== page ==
After a rise in the frequency of opioids prescribed in emergency departments (EDs) from 2005 to 2011, a decline was observed from 2012 to 2015, particularly in the 18- to 64-year age group, according to a study published in the Western Journal of Emergency Medicine.

Data from the National Hospital Ambulatory Medical Care Survey administered between 2005 and 2015 were used for analysis. The investigators evaluated ED visits for painful conditions and stratified these visits by age group (18-64, 65-74, 75-84, ≥85 years). Self-reported pain scores were examined, with scores ≥8 indicating severe pain and scores ≤7 indicating nonsevere pain. Trends in opioid use and administration in the ED, as well as opioid prescribing trends in patients ≥65 years, were analyzed.

A total of 21.0 million and 21.7 million ED visits for painful conditions from the National Hospital Ambulatory Medical Care Survey database were examined for the 2005 to 2006 and 2014 to 2015 periods, respectively. No significant changes in opioid prescribing were found in patients aged 65 to 74 and 75 to 84 years between the 2005 to 2006 and the 2014 to 2015 periods.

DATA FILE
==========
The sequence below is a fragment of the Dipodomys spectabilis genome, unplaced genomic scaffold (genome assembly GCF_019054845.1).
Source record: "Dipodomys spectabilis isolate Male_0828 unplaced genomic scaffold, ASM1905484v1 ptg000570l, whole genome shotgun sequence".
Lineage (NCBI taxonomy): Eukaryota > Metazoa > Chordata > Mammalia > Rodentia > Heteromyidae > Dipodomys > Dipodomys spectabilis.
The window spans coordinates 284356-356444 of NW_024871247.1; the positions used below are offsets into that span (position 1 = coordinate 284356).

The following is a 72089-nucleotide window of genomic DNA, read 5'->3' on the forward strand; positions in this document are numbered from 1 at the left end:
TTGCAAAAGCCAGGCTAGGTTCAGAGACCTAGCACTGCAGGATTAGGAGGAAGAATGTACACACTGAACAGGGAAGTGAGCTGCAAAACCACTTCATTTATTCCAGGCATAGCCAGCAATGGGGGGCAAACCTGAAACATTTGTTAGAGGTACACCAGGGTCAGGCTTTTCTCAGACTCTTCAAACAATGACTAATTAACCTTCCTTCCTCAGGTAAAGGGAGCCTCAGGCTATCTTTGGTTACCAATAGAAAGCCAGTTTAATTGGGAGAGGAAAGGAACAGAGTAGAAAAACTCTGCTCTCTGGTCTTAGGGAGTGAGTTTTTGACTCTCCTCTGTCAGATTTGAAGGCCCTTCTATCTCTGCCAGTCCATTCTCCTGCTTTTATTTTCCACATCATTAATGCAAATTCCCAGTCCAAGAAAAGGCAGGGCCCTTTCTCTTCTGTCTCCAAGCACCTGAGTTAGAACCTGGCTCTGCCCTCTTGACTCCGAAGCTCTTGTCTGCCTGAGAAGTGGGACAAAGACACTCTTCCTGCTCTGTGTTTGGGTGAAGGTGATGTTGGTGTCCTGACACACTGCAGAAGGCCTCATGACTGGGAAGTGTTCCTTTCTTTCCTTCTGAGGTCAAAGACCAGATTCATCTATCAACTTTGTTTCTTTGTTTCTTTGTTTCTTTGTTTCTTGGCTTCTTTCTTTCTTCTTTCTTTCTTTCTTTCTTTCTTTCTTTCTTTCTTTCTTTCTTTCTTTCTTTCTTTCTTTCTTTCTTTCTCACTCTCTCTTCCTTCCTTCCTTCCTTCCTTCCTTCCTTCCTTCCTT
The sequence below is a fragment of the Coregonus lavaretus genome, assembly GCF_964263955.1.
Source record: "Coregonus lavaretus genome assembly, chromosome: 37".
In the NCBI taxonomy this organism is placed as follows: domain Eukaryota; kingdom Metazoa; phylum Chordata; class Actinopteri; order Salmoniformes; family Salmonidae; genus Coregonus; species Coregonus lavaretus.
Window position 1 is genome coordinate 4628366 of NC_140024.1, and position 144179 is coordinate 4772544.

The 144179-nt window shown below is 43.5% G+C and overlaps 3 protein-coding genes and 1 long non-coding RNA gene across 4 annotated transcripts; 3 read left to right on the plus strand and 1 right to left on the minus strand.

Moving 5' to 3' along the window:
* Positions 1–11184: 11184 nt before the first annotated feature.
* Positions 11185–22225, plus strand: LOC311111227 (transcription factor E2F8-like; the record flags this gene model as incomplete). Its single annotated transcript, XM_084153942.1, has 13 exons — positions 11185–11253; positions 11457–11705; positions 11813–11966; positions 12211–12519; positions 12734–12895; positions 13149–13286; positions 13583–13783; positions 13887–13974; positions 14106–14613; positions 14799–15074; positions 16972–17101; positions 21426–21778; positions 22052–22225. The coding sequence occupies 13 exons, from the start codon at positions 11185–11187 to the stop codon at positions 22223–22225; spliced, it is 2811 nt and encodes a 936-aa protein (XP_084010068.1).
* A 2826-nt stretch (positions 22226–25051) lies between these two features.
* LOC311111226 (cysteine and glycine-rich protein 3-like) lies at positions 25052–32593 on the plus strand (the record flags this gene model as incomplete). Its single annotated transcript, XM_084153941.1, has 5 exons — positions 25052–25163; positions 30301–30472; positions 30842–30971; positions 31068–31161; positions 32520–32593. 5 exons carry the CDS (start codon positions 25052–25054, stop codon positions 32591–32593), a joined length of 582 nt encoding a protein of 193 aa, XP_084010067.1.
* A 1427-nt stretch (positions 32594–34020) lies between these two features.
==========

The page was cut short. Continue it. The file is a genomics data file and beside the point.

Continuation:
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A reduction in opioid prescribing to individuals aged 18 to 64 years was found between these 2 periods (absolute decrease, 5.8%; P =.001). In patients ≥65 years, hydromorphone administration increased by 76% between 2005 to 2006 and 2014 to 2015, but insufficient data were available to determine changes in oxycodone, hydrocodone, or codeine administration between these periods.

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Limitations of the study include a lack of information on whether patients desired pain medications, the inability to evaluate older patients for cognitive deficits, and the lack of longitudinal data for identifying therapy appropriateness.

The study investigators emphasized that “ED providers need to be aware of increasing rates of opioid abuse and misuse in older adults and should use opioids judiciously.”

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Marra EM, Mazer-Amirshahi M, Mullins P, Pines JM. Opioid administration and prescribing in older adults in U.S. emergency departments (2005-2015). West J Emerg Med. 2018;19(4):678-688.